He determined that “L. P.’s statements do not bear sufficient indicia of solemnity to qualify as testimonial,” because “[t]hey were neither contained in formalized testimonial materials nor obtained as the result of a formalized dialogue initiated by police.”
Ohio v. Clark, No. 13–1352 (U.S. Jun. 18, 2015)
[Editor’s Note: NSBA, who along with the Ohio School Boards Association filed an amicus brief in support of Ohio, issued a press release applauding the U.S. Supreme Court’s decision. NSBA Executive Director Thomas J. Gentzel said, “The Court properly recognized that school teachers who ask children questions about suspected child abuse are not acting as law enforcement officers. We are pleased with the Court’s decision recognizing that school officials who question students in compliance with reporting requirements are acting to keep children safe.” According to NSBA General Counsel and Associate Executive Director, Legal Advocacy, Francisco Negrón, “The Court’s decision rightfully takes into account the special context of school personnel who question students out of concern for the child’s welfare as much as out of the mandatory duty to report child abuse.” Negrón added, “The Court’s decision is a win for NSBA and our co-signatories, but more importantly, a win for the many children protected from further abuse when a teacher asks them what’s wrong,”
In March 2015, Legal Clips summarized an article in Cleveland.com reporting that the U.S. Supreme Court had heard oral argument in Ohio v. Clark. Cuyahoga County Assistant Prosecutor Matthew Meyer and Assistant U.S. Solicitor General Ilana Eisenstein told the the Justices that the lower court rulings misinterpreted the Constitution by “viewing teachers as police,” as Eisenstein put it. When Justice Ginsberg asked Meyer why statements by a child deemed too unreliable to testify in court should be deemed reliable enough to admit as court evidence if they’re from teachers, Meyer said it would be a mistake to decide that anything such a small child says is unreliable. “It’s a choice between hearsay and nothing when dealing with a three-year-old,” Meyer replied. Meyer argued that teachers who are concerned about their charges’ well-being would ask them about noticeable injuries even if they weren’t required to report the abuse to authorities. “Ohio’s teachers are horrified to learn that the Ohio Supreme Court views them as cops when talking to students,” he told the Justices.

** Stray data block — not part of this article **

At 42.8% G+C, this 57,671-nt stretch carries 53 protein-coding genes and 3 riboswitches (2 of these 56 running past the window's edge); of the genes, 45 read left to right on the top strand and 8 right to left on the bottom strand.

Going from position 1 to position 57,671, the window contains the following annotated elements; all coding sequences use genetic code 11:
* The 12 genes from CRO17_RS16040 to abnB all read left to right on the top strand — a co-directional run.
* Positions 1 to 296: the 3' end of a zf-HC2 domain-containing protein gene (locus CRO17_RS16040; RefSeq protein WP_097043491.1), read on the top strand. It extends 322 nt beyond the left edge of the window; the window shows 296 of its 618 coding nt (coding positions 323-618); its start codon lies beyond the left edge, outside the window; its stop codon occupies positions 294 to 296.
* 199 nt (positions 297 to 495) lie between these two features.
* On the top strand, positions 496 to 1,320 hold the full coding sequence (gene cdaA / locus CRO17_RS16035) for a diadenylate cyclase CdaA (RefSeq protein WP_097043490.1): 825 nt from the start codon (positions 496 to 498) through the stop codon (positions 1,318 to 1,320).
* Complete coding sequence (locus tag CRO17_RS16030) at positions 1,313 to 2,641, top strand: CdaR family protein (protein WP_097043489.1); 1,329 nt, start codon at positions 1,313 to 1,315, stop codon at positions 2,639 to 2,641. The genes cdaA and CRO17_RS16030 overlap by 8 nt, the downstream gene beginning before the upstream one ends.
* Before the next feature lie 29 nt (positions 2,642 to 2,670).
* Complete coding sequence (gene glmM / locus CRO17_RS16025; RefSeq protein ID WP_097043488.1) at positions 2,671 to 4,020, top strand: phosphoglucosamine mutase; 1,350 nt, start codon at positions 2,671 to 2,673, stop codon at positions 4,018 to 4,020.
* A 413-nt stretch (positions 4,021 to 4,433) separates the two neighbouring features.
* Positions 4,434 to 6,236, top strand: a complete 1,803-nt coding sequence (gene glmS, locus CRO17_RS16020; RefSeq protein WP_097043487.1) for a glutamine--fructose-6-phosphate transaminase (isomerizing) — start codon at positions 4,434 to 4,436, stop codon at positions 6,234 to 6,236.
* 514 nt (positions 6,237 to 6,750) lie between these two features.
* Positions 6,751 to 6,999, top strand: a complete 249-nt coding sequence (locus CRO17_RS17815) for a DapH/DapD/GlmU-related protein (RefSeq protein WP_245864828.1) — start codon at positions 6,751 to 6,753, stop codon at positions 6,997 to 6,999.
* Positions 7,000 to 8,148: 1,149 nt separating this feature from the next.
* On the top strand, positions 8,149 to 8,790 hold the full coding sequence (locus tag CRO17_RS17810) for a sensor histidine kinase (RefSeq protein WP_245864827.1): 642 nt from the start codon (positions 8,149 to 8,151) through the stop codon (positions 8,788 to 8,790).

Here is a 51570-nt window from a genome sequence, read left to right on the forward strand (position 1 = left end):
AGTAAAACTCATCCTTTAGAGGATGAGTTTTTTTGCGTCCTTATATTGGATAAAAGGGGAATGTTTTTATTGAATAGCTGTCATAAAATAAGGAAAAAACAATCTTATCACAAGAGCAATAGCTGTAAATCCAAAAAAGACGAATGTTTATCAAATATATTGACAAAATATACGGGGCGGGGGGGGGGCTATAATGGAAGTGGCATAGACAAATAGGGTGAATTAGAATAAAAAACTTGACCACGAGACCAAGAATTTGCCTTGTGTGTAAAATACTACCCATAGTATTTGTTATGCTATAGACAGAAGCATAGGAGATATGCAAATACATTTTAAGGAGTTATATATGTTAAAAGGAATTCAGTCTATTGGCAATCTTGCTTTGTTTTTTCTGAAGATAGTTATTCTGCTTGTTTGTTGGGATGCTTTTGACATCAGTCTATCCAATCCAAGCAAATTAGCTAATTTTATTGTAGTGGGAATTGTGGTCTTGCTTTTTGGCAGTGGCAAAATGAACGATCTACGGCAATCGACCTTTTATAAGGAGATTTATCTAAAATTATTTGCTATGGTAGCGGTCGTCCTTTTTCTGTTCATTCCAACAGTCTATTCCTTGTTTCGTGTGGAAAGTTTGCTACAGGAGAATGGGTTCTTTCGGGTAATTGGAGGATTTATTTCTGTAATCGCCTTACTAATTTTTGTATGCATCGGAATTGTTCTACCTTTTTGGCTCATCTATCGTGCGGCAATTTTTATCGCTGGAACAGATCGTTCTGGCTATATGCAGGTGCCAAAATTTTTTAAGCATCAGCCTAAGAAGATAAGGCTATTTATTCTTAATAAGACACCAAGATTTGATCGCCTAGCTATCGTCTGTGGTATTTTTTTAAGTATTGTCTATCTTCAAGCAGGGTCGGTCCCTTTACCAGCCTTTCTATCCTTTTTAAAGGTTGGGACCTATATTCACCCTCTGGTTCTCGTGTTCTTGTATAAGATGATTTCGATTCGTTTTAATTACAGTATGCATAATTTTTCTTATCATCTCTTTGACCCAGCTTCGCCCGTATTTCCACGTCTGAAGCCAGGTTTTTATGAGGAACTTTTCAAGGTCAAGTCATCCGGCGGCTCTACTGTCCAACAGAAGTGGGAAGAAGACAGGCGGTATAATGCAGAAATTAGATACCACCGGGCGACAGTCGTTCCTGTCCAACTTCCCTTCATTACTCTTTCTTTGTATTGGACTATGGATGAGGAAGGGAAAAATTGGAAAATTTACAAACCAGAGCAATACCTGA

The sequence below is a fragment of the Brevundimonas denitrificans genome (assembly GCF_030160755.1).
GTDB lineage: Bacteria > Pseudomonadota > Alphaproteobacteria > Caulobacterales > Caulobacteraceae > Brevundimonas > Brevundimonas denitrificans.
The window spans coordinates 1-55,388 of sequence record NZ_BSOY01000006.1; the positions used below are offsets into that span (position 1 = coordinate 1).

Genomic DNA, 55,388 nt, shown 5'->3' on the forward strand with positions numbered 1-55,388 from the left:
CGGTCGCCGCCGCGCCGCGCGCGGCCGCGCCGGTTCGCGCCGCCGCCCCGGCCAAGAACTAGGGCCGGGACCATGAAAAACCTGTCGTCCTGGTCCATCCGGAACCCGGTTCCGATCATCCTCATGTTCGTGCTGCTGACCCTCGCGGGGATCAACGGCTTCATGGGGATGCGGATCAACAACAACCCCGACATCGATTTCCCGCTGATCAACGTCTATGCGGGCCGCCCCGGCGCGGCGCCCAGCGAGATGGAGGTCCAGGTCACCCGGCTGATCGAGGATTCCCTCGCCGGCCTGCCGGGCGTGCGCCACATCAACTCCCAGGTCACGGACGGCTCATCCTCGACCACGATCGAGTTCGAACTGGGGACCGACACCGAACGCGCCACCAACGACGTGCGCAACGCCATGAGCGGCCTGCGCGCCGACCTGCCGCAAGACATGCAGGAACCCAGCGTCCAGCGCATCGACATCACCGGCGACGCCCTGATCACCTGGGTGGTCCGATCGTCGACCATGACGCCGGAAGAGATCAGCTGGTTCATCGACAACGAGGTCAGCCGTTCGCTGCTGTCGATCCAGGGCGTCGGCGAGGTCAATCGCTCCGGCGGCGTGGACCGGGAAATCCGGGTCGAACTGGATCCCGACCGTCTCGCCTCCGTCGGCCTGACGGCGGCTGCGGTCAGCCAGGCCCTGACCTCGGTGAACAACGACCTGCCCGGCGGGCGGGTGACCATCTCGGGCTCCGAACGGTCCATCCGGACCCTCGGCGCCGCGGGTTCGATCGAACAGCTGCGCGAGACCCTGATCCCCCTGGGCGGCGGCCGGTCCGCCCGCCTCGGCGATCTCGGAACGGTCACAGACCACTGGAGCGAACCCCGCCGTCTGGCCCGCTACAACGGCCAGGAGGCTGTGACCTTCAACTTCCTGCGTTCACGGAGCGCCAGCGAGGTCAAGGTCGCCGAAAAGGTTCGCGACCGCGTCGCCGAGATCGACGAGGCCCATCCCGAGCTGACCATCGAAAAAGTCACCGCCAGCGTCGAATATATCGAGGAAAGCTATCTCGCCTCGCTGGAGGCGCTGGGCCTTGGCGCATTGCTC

In November 2014, Legal Clips published a Sua Sponte item reporting that The National School Boards Association (NSBA) and the Ohio School Boards Association (OSBA) had joined the National Education Association (NEA) and the American Federation of Teachers (AFT) in an amicus brief in Clark v. Ohio, No. 13-1352, urging the U.S. Supreme Court to reverse the Ohio Supreme Court’s holding:
(1) that teachers are acting as agents of law enforcement when questioning a minor student regarding suspected child abuse pursuant to Ohio’s mandatory reporting law for purposes of the Sixth Amendment’s Confrontation Clause; and
(2) that out-of-court statements to a teacher in response to the teacher’s concern about potential child abuse qualify as “testimonial” statements subject to the Confrontation Clause.]